To determine if foreigners traveling to the United States should be allowed access, the U.S. may start demanding visa applicants to reveal their passwords to their social media accounts, a proposal that has many up in arms.
On Tuesday, the head of the Department of Homeland Security said, “If they don’t want to give us the information, then they don’t come.”
Kelly discussed the proposal during a congressional hearing when asked about how the department was examining visa applicants’ social media accounts. Kelly said it was “very hard to truly vet” the visa applicants from the “terror-prone” countries listed in Trump’s immigration ban.
Kelly said investigating the social media accounts visa applicants use and asking for their passwords will become part of the vetting process. That said, Kelly said the Department of Homeland Security is only considering this idea of obtaining social media account passwords.
However, late last year, the U.S. Customs and Border Protection began asking foreign visitors traveling under a visa waiver program to provide their social media account IDs as an option and not a requirement. Ultimately, U.S. authorities are hoping that by obtaining social media passwords it will help them identify “nefarious activity”.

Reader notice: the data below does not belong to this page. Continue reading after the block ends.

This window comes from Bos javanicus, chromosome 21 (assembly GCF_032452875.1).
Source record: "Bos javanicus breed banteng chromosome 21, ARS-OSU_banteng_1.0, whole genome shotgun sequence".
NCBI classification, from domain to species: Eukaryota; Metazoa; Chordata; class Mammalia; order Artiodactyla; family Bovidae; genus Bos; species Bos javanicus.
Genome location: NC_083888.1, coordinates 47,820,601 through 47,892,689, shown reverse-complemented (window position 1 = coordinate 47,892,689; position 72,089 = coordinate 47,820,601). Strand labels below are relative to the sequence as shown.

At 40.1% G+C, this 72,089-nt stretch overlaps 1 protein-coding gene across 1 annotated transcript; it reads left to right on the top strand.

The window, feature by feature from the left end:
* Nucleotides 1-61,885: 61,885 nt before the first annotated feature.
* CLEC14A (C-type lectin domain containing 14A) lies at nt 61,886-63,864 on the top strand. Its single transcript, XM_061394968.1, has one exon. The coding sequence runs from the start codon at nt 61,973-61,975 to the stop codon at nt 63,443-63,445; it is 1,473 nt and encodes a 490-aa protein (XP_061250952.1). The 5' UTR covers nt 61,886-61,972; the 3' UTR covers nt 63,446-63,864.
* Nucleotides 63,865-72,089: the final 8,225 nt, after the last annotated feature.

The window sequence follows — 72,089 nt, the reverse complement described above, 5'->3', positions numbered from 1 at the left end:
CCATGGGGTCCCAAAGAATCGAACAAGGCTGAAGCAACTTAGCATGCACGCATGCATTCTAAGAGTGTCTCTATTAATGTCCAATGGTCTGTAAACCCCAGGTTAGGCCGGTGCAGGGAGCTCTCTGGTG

Free-speech advocates said the U.S. might use the information to keep certain individuals out of the country unfairly. For instance, Michael Macleod-Ball, the chief of staff with the American Civil Liberties Union of the Washington Legislative office, argued the U.S. could ban someone from entering the country based on their political affiliation.
“The issue is what information are they (U.S. border agents) looking for, and how are they interpreting it,” he said. “We’ve had all kinds of concerns over the ambiguities.”
Robert McCaw, the government affairs department director for the Council on American-Islamic Relations, said: “The price for admission into the United States shouldn’t mean giving up your online life.”
McCaw added: “Do you remember every email account, or Facebook account, or every message board you signed up for?” he asked. “If you forgot to disclose one, wouldn’t you be lying to a federal agency?”